Lynda Obst covers all this, as well as other subjects of interest, in her book. It's a great read for the Hollywood historian-types. I read the book on my Kindle and was pleasantly surprised to find the photographs and an index that are often left out of an ebook were in the Kindle edition.
Most Helpful Customer Reviews on Amazon.com
In this book she examines the trends that are changing Hollywood and not to the better for people like me. Maybe the most salient fact is the percentage of foreign viewership going from 20% to over 50% so character stories where the dialog doesn't translate well are very difficult to get made in this environment given the high cost to produce movies. Another subject touched briefly but well is the trends in financing movies and the micro movie trend.
Also interesting is her move to television producing as she sees her movie job disappear. This is followed by great dialog about her relationships as an on site producer at different studios. Just look at the great and popular series being done on TV like "Breaking Bad" to see where some talent is now being directed.
Overall, this is the ultimate current book about the movie business, the good and the bad. I couldn't recommend this book higher.
She has a chart for the number of sequel-oriented movies or franchise offerings compared to original movies released by big studios, a comparison completely unnerving: 17-0 in favor of the big budget "preawareness" movies. She will continue to give us terminology so helpful in navigating the brave new Hollywood world. These "big" movies she calls tentpoles, while the Indies get the moniker, tadpoles. In a hopeful analysis, she suggests the tadpoles may actually start driving the industry. She concludes the book with the announcement of a Golden Age for television, as the best actors, producers, and writers are now migrating there. If we just look at J.J. Abrams, fully invested in Hollywood blockbusters, Mission Impossible: Ghost Protocol and Star Trek, and it has recently been announced he's been handed the Star Wars franchise, he still found it worthwhile to do a series called Fringe, which may go down as one of the best science fiction series of all time, despite its shortish five seasons. TV has an advantage over movies in the room to meander and also the freedom producers and writers are granted to guide what turns out to be a rather grueling undertaking, causing the slang "The Tube," meaning that your life stops for the duration of the project, like living in underground captivity. But, if the two means of producing entertainment play off each other, it could mean a revival in cinema, especially with the anomalous Bridesmaids unanticipated success. Her news isn't all gloomy, but it's concerning, so the voices of the audience need to be heard through attending movies that don't have that big aura attached. Otherwise, it's all bad aliens, vampires, and zombies. We can do better.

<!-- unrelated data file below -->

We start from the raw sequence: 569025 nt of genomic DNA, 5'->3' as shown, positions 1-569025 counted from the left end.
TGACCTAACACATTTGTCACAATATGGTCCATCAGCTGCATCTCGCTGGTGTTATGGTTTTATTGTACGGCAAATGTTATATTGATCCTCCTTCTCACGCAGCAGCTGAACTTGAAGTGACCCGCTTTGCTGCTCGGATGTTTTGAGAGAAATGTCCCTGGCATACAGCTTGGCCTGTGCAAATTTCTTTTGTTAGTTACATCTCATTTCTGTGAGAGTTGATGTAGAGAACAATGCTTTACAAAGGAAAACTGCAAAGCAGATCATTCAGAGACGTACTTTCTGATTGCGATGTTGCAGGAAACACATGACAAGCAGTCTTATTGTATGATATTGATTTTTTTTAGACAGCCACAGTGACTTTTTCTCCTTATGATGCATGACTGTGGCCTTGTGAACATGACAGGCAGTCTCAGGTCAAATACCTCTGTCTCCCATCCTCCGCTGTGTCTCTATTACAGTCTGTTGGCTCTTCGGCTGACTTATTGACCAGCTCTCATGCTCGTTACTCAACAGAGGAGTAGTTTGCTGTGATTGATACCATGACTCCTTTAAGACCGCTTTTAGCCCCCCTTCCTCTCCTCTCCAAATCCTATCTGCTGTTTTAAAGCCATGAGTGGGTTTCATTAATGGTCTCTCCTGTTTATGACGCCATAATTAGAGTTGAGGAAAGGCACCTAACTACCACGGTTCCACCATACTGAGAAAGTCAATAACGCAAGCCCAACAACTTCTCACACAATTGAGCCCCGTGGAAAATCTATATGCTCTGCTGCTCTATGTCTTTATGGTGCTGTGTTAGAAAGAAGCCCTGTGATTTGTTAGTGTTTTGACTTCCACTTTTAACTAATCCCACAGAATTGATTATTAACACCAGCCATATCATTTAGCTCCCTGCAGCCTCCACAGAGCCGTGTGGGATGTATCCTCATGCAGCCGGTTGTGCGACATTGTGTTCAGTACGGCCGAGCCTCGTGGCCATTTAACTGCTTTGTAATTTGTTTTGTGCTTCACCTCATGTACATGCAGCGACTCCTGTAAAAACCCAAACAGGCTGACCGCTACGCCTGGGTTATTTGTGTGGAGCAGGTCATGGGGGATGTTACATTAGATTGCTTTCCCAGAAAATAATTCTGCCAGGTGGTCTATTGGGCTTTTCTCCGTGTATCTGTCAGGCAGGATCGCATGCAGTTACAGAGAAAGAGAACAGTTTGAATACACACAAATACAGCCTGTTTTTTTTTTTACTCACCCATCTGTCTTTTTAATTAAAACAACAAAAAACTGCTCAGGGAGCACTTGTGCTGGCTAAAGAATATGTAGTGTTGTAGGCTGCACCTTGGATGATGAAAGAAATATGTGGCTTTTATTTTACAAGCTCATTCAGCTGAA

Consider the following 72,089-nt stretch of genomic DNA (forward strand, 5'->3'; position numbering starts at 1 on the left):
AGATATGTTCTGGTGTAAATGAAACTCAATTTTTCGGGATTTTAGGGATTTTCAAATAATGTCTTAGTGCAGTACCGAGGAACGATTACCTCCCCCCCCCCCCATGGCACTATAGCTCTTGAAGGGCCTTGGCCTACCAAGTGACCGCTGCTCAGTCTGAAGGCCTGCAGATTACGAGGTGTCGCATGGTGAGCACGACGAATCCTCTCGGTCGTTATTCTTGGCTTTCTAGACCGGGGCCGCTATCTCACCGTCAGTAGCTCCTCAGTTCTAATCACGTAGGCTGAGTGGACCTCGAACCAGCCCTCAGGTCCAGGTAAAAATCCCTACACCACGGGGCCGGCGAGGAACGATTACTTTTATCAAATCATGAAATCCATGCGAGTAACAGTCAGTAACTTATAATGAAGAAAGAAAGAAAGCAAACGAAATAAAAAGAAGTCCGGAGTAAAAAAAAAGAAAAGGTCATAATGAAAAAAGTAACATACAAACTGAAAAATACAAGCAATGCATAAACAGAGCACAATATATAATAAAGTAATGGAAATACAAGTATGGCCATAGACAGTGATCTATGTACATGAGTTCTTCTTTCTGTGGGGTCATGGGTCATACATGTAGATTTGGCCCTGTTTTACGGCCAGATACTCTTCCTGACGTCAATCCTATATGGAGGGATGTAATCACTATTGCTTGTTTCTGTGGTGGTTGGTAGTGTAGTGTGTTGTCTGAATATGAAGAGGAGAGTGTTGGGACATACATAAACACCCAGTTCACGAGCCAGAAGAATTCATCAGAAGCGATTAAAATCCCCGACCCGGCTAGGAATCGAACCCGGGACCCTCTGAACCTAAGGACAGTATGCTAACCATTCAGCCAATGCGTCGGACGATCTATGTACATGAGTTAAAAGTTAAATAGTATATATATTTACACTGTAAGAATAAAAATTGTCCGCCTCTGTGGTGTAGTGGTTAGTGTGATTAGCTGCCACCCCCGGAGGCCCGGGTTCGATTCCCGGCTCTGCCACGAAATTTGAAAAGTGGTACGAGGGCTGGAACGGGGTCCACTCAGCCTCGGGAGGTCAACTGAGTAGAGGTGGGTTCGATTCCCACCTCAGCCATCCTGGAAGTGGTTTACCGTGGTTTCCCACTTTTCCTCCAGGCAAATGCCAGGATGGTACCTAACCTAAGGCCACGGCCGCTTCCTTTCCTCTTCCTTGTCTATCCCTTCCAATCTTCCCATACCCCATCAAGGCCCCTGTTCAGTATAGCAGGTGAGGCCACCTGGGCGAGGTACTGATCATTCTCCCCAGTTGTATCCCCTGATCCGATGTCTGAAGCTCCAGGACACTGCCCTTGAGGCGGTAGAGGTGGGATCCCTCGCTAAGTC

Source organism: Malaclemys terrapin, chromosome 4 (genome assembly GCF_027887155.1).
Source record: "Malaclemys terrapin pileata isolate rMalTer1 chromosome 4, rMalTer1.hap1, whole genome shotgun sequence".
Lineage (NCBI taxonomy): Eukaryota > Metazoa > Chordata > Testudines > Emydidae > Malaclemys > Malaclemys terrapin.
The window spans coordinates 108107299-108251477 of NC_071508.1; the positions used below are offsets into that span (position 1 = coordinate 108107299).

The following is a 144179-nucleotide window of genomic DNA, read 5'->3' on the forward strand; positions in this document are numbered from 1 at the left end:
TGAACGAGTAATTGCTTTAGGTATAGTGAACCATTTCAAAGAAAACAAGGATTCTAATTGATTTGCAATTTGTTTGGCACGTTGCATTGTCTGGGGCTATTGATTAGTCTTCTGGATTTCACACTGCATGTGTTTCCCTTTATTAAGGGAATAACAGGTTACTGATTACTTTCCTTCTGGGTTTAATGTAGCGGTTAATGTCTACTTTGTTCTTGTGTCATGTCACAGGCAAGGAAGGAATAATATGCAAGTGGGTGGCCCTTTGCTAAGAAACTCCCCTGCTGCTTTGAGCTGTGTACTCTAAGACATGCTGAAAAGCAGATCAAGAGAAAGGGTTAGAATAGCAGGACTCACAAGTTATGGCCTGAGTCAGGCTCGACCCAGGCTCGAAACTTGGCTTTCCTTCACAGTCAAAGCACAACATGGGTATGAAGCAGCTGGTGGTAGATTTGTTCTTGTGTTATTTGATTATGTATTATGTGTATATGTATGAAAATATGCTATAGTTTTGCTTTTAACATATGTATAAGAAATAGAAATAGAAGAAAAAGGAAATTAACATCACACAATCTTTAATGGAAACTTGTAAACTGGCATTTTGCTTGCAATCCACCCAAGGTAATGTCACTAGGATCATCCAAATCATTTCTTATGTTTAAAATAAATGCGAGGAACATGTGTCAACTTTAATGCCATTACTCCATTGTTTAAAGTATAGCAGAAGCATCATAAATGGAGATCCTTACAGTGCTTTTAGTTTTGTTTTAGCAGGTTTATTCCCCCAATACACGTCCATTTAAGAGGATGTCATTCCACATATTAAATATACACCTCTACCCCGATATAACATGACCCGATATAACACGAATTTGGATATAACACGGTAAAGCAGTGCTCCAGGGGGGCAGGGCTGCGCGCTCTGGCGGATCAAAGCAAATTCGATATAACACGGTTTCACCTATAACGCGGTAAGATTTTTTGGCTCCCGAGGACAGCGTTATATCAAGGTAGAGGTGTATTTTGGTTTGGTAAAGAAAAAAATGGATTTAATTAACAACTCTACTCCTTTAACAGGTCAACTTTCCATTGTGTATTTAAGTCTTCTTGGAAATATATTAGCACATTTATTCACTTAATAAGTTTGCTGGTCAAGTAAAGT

Obst dissects what she calls The New Abnormal, giving a cogent analysis of why the death of DVDs, the rise of International, and the surprising rise of quality television have forever altered the ways that movies are made & sold.
I worked in the business for 15 years (feature marketing) and I still learned a great deal about the New Hollywood and its MO. Written eruditely, and helped by interviews with many of the real movers & shakers, I pored through this in 2 days!
A little surprised at no mention of her longtime partner, the late Debra Hill, but Hill (perhaps fortunately for her) did not survive to see this Brave New World of sequels, reboots, and utter dearth of original ideas.